If you have a driver’s license, you’ve most likely encountered some form of angry driver while on the road. This person may have cut you off, driven too slowly in the left lane, weaved in and out of traffic, or hovered too closely behind your vehicle, making you feel uneasy. It’s how we handle ourselves in these situations that can determine the severity of the encounter. Recognizing road rage before it gets out of hand is of upmost importance to ensuring your safety as well as the safety of those around you.
Recent Stories of Road Rage
Last month, a man was arrested in Pasco County when sheriff deputies discovered he had stabbed a woman in a Sam’s Club parking lot. The incident took place in the middle of the afternoon on a Saturday when two drivers experienced road rage. Both decided to pull their cars over on the shoulder of U.S. 19. This useful reference can also help you.The first driver from https://www.conklinnissanhutchinson.com/ began striking the passenger of the other vehicle through her window and she was able to drive off and park her car behind a Sam’s Club nearby. The other driver followed the woman, confronted her, and stabbed her twice in the upper torso with a knife.
A Las Vegas road rage incident recently made national news when an angered teen followed a woman home and proceeded to open fire, killing the 44-year-old mother of four, Tammy Meyers. The road rage transpired when the teen’s car sped up and pulled alongside Tammy and her 15-year-old daughter. The daughter reached over and honked the horn. The driver stopped in front of them, got out and angrily approached their vehicle threatening to come after Meyers and her daughter. Meyers took her daughter home, but went out in the neighborhood again with her son who had a pistol, looking for the suspect. Just a short drive from home is where she encountered the driver once again and he followed her back to her house and gunshots were fired both from her son and the suspect. A bullet struck Meyers and she later died in the hospital.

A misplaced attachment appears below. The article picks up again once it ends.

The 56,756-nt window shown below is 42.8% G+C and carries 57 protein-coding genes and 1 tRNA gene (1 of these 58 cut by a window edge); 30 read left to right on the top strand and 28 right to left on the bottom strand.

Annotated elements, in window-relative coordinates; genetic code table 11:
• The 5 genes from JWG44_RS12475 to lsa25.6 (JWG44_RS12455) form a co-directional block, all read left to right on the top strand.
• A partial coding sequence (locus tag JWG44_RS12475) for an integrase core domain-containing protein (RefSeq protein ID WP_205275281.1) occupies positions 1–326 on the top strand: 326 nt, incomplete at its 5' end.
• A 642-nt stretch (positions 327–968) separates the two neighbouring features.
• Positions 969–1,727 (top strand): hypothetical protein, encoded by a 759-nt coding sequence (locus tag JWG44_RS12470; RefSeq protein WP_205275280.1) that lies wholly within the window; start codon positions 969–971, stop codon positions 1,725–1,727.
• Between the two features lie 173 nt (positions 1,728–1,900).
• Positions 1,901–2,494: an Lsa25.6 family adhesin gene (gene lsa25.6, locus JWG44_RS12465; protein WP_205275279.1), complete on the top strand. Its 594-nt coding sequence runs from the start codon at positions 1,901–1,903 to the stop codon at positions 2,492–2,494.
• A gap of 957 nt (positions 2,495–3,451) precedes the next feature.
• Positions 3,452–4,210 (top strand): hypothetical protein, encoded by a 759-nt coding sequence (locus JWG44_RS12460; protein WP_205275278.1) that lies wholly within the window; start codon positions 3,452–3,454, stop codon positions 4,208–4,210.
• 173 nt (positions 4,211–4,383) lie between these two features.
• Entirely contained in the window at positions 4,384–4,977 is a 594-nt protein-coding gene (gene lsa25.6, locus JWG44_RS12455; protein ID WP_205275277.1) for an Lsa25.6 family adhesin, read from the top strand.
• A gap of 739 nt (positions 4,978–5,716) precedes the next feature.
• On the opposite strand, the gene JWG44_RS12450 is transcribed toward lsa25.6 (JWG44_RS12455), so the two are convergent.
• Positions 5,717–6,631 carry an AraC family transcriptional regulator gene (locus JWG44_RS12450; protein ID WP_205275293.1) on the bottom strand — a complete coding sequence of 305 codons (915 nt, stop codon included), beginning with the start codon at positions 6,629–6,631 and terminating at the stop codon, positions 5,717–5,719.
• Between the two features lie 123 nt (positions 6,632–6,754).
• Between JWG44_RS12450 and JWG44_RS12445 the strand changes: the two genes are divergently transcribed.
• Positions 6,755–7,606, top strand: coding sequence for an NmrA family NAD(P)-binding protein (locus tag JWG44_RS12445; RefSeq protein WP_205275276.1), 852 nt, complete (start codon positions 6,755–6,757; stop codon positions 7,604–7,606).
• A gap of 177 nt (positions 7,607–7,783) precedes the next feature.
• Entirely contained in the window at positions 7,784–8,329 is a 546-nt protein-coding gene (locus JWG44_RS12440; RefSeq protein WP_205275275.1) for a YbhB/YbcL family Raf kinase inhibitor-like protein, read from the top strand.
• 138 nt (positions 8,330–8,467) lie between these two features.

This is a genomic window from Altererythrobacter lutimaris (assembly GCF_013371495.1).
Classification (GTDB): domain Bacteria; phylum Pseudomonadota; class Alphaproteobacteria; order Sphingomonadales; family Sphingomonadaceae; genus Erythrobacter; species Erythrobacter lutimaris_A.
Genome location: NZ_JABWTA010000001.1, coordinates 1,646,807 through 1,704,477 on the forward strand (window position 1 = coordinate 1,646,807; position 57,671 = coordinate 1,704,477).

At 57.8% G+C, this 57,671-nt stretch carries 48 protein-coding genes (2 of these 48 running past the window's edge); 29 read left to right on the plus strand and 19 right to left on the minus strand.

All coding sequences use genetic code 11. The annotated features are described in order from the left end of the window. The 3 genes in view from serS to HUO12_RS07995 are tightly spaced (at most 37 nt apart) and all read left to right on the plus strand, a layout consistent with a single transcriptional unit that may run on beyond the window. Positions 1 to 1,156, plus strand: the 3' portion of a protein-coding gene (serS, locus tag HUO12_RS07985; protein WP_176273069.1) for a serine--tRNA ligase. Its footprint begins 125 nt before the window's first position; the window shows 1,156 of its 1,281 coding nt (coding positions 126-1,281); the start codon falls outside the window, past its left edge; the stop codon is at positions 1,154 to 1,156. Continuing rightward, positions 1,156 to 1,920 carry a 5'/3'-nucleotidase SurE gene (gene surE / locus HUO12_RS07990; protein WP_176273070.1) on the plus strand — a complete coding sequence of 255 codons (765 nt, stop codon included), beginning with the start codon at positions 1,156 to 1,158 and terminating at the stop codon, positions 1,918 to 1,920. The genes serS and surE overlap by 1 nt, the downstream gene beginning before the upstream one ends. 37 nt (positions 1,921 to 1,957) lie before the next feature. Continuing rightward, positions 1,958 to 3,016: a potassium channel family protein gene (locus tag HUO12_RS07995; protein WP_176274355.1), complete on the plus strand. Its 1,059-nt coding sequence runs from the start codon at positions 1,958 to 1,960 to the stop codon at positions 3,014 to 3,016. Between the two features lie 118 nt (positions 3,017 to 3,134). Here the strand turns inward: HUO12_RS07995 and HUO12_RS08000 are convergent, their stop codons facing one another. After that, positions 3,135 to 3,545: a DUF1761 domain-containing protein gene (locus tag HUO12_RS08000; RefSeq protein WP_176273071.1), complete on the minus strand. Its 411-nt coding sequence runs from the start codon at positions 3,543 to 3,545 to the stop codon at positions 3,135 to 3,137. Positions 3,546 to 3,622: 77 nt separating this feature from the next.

These are just two examples of road rage gone wrong – and the impact that occurs when tempers are not controlled. This leads us to consider what Florida law says about this type of behavior, and whether it is even regulated at all in our state. The bottom line is that Florida has a statute addressing “aggressive” behavior, which is not necessarily the same thing as road rage. Although road rage can lead to aggressive driving, it differs in that road rage is usually typified by an incident that escalates into a criminal offense, such as assault.
What exactly is aggressive driving?
Florida has an aggressive careless driving statute (316.1923). Aggressive driving occurs when a driver does any two of the following offenses at the same time or one right after the other:
- Exceeds the posted speed limit
- Unsafely or improperly changes lanes
- Tailgates, or follows another vehicle too closely
- Fails to yield the right-of-way
- Improperly or dangerously passes another vehicle
- Violates traffic control or signal devices
Although there is a separate aggressive driving statute, there are no additional penalties for violating this law. Basically, it is kept on the books for statistical purposes to track accidents involving aggressive driving. Aggressive driving and road rage, in many instances go hand in hand. Where the line becomes blurry is when a driver becomes frustrated and takes it to another level by acting in an aggressive and dangerous manner as a result of the frustration.
A law recently implemented in the state of Florida may address some of the road rage concerns. The law went into effect in 2013 and makes it illegal for motorists to drive more than 10 miles below the speed limit in the left lane of a multiple-lane road or highway if another car is coming up behind them. If ticketed for this offense, the driver could be fined $60 and the ticket would have the same effect on a driver’s record as a speeding ticket, meaning there’s potential it could lead to a higher insurance bill.
In Florida, drivers with road rage can face criminal and civil penalties when they drive recklessly and aggressively. Depending on the facts, Florida law may support civil claims for negligence, assault, battery, or even false imprisonment. If intentional acts of harm were involved, punitive damages may be available. To determine what damages you may be able to recover in a Tampa Bay road rage accident, contact the personal injury lawyers at McIntyre Thanasides Bringgold Elliott Grimaldi & Guito, P.A. today.